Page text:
Climbing Vine With Blueberries

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Boston ivy turns brilliant red in the fall.

Don't be fooled. Real blueberry plants are shrubs that grow 3 to 8 feet high, depending on the variety and age of the plant. Some wild blueberry bushes have a compact, low-lying form, but none of them are vines. The blue, purple or black berries growing on climbing vines are almost always poisonous. Leave them be, and don't plant them where children can reach them.


Virginia Creeper

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Virginia creeper (Parthenocissus quinquefolia) is a deciduous vine grown ornamentally in landscapes, but also found wild throughout the U.S. This plant has serrated leaves that form in leaflets of five, and purple-blue berries in the fall that resemble blueberries. The berries are toxic to humans, although birds and other wildlife eat them. The leaves are tinged with red as they emerge in the spring, but turn a glossy green through the summer. Fall foliage is red and purple. Virginia creeper scrambles over fences and walls, and climbs shrubs and trees as well. In natural settings, it can become invasive. The plant is sometimes confused with poison ivy, which often grows in similar natural settings. Poison ivy has only three leaflets and produces white, waxy berries.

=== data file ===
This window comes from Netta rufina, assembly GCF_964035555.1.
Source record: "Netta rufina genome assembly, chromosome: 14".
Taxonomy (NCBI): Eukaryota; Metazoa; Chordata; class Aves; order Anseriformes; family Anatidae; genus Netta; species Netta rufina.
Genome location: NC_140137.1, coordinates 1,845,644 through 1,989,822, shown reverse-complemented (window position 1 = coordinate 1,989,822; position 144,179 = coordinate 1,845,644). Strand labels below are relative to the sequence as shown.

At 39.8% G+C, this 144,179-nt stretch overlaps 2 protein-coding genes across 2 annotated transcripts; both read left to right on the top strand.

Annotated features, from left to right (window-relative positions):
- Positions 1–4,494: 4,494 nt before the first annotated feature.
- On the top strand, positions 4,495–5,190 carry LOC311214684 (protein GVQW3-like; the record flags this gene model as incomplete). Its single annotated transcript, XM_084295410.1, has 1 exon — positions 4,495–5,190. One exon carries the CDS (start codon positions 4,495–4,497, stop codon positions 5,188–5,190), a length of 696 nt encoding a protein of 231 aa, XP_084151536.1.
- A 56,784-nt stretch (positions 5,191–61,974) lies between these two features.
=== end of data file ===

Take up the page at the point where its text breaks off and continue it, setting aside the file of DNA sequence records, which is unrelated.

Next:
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Boston Ivy

Boston ivy or Japanese creeper (Parthenocissus tricuspidata), is a deciduous vine often used for covering masonry walls and fences. This plant has glossy green lobed leaves that turn red or purple in the fall. It climbs structures through the use of aerial rootlets and produces purple or blue berries in the fall. The berries are poisonous to humans. Boston ivy is related to Virginia creeper and resembles it in many ways. The leaves have three lobes instead of leaflets.


English ivy

English ivy (Hedera helix) is not related to Boston ivy, but is a vigorous evergreen vine with lobed green or variegated leaves. Mature branches produce blue to black poisonous berries in the fall. English ivy grows in the shade and is often used on masonry and stone structures. It climbs structures through aerial rootlets. The plant may lose its leaves in cold, unprotected settings. In warm, moist climates, English ivy may become invasive, scrambling over natural areas and smothering native shrubs and trees.



Never eat berries unless you've positively identified them and know them to be safe. All bramble fruit berries, such as blackberries and raspberries, are safe to eat, but many round, smooth-skinned berries are toxic. A few, such as belladonna, or deadly nightshade, are lethal.



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